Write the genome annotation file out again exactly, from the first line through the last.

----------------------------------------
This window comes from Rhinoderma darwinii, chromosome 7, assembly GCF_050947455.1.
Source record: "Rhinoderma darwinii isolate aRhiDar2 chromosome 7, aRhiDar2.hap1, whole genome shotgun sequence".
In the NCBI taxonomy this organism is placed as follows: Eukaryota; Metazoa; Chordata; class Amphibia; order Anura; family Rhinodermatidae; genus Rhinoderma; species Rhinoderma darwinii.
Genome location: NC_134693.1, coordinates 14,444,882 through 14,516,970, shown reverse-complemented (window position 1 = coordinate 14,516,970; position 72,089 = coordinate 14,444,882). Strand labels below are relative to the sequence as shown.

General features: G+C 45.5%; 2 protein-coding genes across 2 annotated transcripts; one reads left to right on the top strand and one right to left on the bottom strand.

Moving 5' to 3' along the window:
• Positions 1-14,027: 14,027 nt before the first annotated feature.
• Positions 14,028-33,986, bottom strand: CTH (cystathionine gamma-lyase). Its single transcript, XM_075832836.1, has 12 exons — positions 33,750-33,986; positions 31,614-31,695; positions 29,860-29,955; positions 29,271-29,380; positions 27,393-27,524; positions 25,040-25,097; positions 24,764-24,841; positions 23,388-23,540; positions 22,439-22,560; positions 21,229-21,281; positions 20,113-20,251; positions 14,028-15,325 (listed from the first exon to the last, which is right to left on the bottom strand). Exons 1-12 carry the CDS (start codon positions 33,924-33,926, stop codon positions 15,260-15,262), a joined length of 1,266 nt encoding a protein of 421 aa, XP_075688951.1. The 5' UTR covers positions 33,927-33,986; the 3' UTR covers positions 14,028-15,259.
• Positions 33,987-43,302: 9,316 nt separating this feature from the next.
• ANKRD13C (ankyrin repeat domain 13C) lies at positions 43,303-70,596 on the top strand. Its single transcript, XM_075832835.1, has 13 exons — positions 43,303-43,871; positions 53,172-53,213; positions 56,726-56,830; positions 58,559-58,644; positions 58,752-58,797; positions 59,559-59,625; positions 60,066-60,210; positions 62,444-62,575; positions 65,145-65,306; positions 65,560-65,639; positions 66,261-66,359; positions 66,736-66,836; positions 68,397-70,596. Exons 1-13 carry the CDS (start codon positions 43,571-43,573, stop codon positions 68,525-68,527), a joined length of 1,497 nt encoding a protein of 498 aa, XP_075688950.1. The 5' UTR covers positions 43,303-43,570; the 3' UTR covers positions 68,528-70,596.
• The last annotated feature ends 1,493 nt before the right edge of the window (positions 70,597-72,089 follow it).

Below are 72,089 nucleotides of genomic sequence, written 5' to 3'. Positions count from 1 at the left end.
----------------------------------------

This window comes from Rhinoderma darwinii, chromosome 7, assembly GCF_050947455.1.
Source record: "Rhinoderma darwinii isolate aRhiDar2 chromosome 7, aRhiDar2.hap1, whole genome shotgun sequence".
In the NCBI taxonomy this organism is placed as follows: Eukaryota; Metazoa; Chordata; class Amphibia; order Anura; family Rhinodermatidae; genus Rhinoderma; species Rhinoderma darwinii.
Genome location: NC_134693.1, coordinates 14,444,882 through 14,516,970, shown reverse-complemented (window position 1 = coordinate 14,516,970; position 72,089 = coordinate 14,444,882). Strand labels below are relative to the sequence as shown.

General features: G+C 45.5%; 2 protein-coding genes across 2 annotated transcripts; one reads left to right on the top strand and one right to left on the bottom strand.

Moving 5' to 3' along the window:
• Positions 1-14,027: 14,027 nt before the first annotated feature.
• Positions 14,028-33,986, bottom strand: CTH (cystathionine gamma-lyase). Its single transcript, XM_075832836.1, has 12 exons — positions 33,750-33,986; positions 31,614-31,695; positions 29,860-29,955; positions 29,271-29,380; positions 27,393-27,524; positions 25,040-25,097; positions 24,764-24,841; positions 23,388-23,540; positions 22,439-22,560; positions 21,229-21,281; positions 20,113-20,251; positions 14,028-15,325 (listed from the first exon to the last, which is right to left on the bottom strand). Exons 1-12 carry the CDS (start codon positions 33,924-33,926, stop codon positions 15,260-15,262), a joined length of 1,266 nt encoding a protein of 421 aa, XP_075688951.1. The 5' UTR covers positions 33,927-33,986; the 3' UTR covers positions 14,028-15,259.
• Positions 33,987-43,302: 9,316 nt separating this feature from the next.
• ANKRD13C (ankyrin repeat domain 13C) lies at positions 43,303-70,596 on the top strand. Its single transcript, XM_075832835.1, has 13 exons — positions 43,303-43,871; positions 53,172-53,213; positions 56,726-56,830; positions 58,559-58,644; positions 58,752-58,797; positions 59,559-59,625; positions 60,066-60,210; positions 62,444-62,575; positions 65,145-65,306; positions 65,560-65,639; positions 66,261-66,359; positions 66,736-66,836; positions 68,397-70,596. Exons 1-13 carry the CDS (start codon positions 43,571-43,573, stop codon positions 68,525-68,527), a joined length of 1,497 nt encoding a protein of 498 aa, XP_075688950.1. The 5' UTR covers positions 43,303-43,570; the 3' UTR covers positions 68,528-70,596.
• The last annotated feature ends 1,493 nt before the right edge of the window (positions 70,597-72,089 follow it).

Below are 72,089 nucleotides of genomic sequence, written 5' to 3'. Positions count from 1 at the left end.